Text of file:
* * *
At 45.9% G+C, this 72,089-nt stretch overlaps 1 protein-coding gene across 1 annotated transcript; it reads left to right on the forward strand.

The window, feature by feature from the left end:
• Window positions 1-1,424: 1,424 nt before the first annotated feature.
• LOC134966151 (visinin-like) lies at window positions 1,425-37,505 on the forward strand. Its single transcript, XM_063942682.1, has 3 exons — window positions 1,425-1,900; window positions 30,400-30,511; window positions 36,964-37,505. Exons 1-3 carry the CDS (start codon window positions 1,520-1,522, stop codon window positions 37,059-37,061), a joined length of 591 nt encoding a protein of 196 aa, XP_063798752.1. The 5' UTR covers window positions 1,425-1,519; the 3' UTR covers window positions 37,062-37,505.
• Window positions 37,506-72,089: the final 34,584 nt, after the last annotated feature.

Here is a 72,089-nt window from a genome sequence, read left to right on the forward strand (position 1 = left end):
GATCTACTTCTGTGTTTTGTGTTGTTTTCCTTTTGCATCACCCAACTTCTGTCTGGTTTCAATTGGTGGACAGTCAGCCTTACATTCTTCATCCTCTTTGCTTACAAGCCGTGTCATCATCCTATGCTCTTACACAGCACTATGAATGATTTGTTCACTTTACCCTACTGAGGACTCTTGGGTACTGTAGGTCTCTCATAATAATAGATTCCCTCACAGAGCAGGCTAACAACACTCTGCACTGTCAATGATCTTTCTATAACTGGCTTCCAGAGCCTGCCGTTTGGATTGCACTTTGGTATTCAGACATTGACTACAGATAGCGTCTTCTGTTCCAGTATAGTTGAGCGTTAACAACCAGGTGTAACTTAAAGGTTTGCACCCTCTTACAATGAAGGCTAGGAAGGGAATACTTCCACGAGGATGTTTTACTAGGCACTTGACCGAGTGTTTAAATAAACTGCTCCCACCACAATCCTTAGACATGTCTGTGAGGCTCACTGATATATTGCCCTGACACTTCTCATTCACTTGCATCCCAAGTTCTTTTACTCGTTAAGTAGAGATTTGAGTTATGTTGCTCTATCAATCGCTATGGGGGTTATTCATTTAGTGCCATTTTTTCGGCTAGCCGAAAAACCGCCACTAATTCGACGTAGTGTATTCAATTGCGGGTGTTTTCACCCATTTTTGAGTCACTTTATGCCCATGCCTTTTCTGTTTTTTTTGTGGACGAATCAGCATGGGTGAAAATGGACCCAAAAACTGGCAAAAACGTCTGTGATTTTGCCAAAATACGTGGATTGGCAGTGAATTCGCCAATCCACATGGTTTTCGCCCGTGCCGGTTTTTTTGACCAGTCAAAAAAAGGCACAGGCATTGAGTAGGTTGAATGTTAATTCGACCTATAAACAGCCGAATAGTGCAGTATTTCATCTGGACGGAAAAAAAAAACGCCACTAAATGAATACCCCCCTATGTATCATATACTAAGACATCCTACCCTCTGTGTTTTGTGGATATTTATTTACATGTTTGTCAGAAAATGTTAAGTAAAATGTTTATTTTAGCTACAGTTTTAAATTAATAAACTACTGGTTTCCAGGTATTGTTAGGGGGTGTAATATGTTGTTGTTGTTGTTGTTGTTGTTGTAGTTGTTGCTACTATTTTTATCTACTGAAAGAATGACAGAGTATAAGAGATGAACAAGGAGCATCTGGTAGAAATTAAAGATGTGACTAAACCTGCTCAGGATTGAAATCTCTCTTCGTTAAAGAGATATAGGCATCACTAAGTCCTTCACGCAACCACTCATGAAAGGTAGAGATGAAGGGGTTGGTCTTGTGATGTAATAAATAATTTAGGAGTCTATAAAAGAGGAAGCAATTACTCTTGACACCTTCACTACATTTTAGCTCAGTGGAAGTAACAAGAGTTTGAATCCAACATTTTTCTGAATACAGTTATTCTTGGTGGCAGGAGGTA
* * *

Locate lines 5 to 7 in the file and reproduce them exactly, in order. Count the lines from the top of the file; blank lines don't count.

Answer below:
• Window positions 37,506-72,089: the final 34,584 nt, after the last annotated feature.

Here is a 72,089-nt window from a genome sequence, read left to right on the forward strand (position 1 = left end):
GATCTACTTCTGTGTTTTGTGTTGTTTTCCTTTTGCATCACCCAACTTCTGTCTGGTTTCAATTGGTGGACAGTCAGCCTTACATTCTTCATCCTCTTTGCTTACAAGCCGTGTCATCATCCTATGCTCTTACACAGCACTATGAATGATTTGTTCACTTTACCCTACTGAGGACTCTTGGGTACTGTAGGTCTCTCATAATAATAGATTCCCTCACAGAGCAGGCTAACAACACTCTGCACTGTCAATGATCTTTCTATAACTGGCTTCCAGAGCCTGCCGTTTGGATTGCACTTTGGTATTCAGACATTGACTACAGATAGCGTCTTCTGTTCCAGTATAGTTGAGCGTTAACAACCAGGTGTAACTTAAAGGTTTGCACCCTCTTACAATGAAGGCTAGGAAGGGAATACTTCCACGAGGATGTTTTACTAGGCACTTGACCGAGTGTTTAAATAAACTGCTCCCACCACAATCCTTAGACATGTCTGTGAGGCTCACTGATATATTGCCCTGACACTTCTCATTCACTTGCATCCCAAGTTCTTTTACTCGTTAAGTAGAGATTTGAGTTATGTTGCTCTATCAATCGCTATGGGGGTTATTCATTTAGTGCCATTTTTTCGGCTAGCCGAAAAACCGCCACTAATTCGACGTAGTGTATTCAATTGCGGGTGTTTTCACCCATTTTTGAGTCACTTTATGCCCATGCCTTTTCTGTTTTTTTTGTGGACGAATCAGCATGGGTGAAAATGGACCCAAAAACTGGCAAAAACGTCTGTGATTTTGCCAAAATACGTGGATTGGCAGTGAATTCGCCAATCCACATGGTTTTCGCCCGTGCCGGTTTTTTTGACCAGTCAAAAAAAGGCACAGGCATTGAGTAGGTTGAATGTTAATTCGACCTATAAACAGCCGAATAGTGCAGTATTTCATCTGGACGGAAAAAAAAAACGCCACTAAATGAATACCCCCCTATGTATCATATACTAAGACATCCTACCCTCTGTGTTTTGTGGATATTTATTTACATGTTTGTCAGAAAATGTTAAGTAAAATGTTTATTTTAGCTACAGTTTTAAATTAATAAACTACTGGTTTCCAGGTATTGTTAGGGGGTGTAATATGTTGTTGTTGTTGTTGTTGTTGTTGTAGTTGTTGCTACTATTTTTATCTACTGAAAGAATGACAGAGTATAAGAGATGAACAAGGAGCATCTGGTAGAAATTAAAGATGTGACTAAACCTGCTCAGGATTGAAATCTCTCTTCGTTAAAGAGATATAGGCATCACTAAGTCCTTCACGCAACCACTCATGAAAGGTAGAGATGAAGGGGTTGGTCTTGTGATGTAATAAATAATTTAGGAGTCTATAAAAGAGGAAGCAATTACTCTTGACACCTTCACTACATTTTAGCTCAGTGGAAGTAACAAGAGTTTGAATCCAACATTTTTCTGAATACAGTTATTCTTGGTGGCAGGAGGTA